All in all, if you're going to pick up an adventure game from Dreamcatcher, I'd recommend Syberia, which is getting far better reviews, and deservingly so. But, if you've already played that, well, then, by all means, at least give this a look... not to mention it's under 20 clams.
For me this game was a mixed bag. Many hotspots are indeed tiny, so patience is more than just a virtue. It also dragged on at the end, where it tended to be very much an exercise in simply finding hotspots and trying everything. I certainly had no clear idea as to how to go about some of my apparent tasks. I think in fact the submerged rooms sequence (not too far from the end) was about where I had had enough.
The background story of the Nautilus, which we experience gradually, is not very imaginative or extensive. More importance was layed on the puzzles of the present, and those are really tricky. Not a game that I would recommend to beginners or gamers, who do not want to remain persistent also after 30 deaths in the same place. Likewise nothing for gamers, who love dialogues and interaction with many characters. For experienced adventure gamers, who like the isolation and the ego perspective, it's a recommendable challenge if you want to get involved in the laborious handling and the mediocre graphics. In contrast to Cryo's last adventure "Jerusalem" you obtain anyhow a lot more game for the money with "Nautilus" and can enjoy approx. 30+ hours play time.
Eier unterscheiden sich unwesentlich voneinander. Spiele von Cryo noch weniger. In diesem Monat kullert uns aus der französischen Legebatterie Das Geheimnis der Nautilus entgegen. Sie werden gelangweilt sein zu lesen, dass es sich dabei erneut um ein Adventure handelt, in dessen Standgrafiken Sie sich im Kreis drehen, nach oben und unten schauen, an Rädern kurbeln und Schalter umlegen.
In fact, you'll have the most fun with The Mystery of the Nautilus if you look at it as one big escape puzzle, because that's basically what it is. To successfully crack the various puzzles required for escape, you'll need to pay close attention as you gradually open up the various diverse areas of the boat. You'll need to think of the entire vessel as a whole, remember what's come before and continue to ask yourself, "Okay, now what might be possible?"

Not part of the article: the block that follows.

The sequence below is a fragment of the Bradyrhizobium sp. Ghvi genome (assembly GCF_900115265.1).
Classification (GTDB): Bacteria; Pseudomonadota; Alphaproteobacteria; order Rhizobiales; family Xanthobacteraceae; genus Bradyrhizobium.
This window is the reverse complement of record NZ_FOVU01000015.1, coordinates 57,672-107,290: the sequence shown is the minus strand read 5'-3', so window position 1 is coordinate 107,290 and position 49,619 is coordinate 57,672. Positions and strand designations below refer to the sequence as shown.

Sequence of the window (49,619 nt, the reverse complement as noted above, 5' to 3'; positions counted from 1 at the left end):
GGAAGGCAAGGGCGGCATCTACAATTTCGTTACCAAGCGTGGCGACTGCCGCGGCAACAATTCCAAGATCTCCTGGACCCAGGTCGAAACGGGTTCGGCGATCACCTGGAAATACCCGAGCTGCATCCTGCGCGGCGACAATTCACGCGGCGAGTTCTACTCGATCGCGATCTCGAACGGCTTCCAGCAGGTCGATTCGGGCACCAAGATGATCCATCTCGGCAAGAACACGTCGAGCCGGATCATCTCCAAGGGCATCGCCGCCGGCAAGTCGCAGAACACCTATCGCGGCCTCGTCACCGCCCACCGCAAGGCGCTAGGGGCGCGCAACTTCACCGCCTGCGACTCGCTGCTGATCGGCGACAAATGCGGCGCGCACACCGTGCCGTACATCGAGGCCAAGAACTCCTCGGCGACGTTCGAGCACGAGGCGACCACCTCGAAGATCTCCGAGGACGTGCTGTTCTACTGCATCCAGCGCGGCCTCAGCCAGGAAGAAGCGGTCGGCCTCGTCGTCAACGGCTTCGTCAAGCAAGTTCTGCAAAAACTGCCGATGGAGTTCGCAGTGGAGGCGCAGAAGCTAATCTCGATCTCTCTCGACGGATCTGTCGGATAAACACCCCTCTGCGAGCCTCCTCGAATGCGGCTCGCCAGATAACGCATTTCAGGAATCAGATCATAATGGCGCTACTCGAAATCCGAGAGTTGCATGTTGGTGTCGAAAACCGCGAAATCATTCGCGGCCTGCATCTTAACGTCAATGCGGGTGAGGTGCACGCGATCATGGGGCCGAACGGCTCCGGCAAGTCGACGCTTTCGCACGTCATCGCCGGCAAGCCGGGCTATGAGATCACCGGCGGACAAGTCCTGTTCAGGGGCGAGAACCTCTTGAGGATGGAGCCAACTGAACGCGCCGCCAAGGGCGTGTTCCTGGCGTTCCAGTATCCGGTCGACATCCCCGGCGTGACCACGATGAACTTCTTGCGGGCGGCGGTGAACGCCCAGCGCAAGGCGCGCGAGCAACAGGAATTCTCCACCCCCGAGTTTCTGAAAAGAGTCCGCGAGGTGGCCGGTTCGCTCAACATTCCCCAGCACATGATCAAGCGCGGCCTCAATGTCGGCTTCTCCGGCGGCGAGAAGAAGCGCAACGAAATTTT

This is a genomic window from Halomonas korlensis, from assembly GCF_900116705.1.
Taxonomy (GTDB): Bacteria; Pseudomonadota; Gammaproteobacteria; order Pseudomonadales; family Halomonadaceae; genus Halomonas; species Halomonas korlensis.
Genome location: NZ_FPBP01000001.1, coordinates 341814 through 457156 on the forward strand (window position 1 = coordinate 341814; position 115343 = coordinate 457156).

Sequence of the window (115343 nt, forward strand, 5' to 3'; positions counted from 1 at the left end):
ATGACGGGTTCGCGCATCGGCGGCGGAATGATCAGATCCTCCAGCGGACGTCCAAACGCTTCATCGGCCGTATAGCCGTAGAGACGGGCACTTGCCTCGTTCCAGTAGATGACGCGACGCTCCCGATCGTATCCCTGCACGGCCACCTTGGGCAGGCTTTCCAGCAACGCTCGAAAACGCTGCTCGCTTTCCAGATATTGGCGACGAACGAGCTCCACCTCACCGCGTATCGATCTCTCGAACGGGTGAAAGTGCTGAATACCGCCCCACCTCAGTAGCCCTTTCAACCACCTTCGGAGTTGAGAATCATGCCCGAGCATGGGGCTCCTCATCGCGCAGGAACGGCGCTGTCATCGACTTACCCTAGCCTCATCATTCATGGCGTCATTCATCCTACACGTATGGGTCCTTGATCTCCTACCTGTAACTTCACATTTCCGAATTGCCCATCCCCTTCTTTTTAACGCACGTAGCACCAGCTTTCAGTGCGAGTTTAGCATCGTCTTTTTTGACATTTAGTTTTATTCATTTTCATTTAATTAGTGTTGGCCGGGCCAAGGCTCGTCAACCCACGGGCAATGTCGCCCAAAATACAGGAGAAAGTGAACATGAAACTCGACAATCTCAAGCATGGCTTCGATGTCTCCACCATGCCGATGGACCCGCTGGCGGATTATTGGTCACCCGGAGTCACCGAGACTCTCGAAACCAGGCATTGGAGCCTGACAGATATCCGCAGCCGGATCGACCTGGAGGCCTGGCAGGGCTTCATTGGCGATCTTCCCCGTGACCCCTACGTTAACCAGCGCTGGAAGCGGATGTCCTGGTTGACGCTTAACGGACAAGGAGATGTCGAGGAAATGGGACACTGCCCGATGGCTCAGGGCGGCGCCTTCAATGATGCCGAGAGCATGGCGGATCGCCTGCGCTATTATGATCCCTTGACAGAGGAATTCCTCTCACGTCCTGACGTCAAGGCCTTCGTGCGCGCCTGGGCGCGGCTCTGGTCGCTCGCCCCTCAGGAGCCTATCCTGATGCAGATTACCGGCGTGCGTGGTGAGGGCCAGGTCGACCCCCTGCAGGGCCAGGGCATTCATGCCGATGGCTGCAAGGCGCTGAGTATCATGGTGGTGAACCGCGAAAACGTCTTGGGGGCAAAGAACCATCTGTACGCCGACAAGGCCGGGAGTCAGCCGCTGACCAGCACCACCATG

The game swings between four-star moments -- with good graphics, background, music and story line -- and one-star moments -- with endless and frustrating pixel hunts, too many timed sequences, inconsistent game design, and poorly-designed screen layout and interaction.
Wie im Kino: Der erste Teil ist immer der beste. Cryos Dracula war origineller und spannender. Ein Meilenstein ist das Spiel sicherlich nicht, eher unterer Durchschnitt. Spart euch die Zeit und lest lieber ein Buch. Wie wäre es zum Beispiel mit 20 000 Meilen unter dem Meer von Jules Verne?
Of course, the interface does its best to thwart you. There’s a single magic pixel in the upper left quadrant of the circular cursor that must brush against an interactive pixel in just the right way to trigger any kind of interaction. Putting the cursor directly over, to the left, on top of, or under neath an object does nothing. Dealing with this handicap during one of the game’s ludicrous and lethal timed action sequences guarantees that you’ll loathe it even more. in terms of things to do and infuriatingly illogical puzzles to solve, this is a short game. But everything about it prolongs your agony, right down to a soundtrack that sounds like interstitial leftovers from a Barnaby Jones episode.
What does The Mystery of the Nautilus get right? Nothing. Absolutely nothing.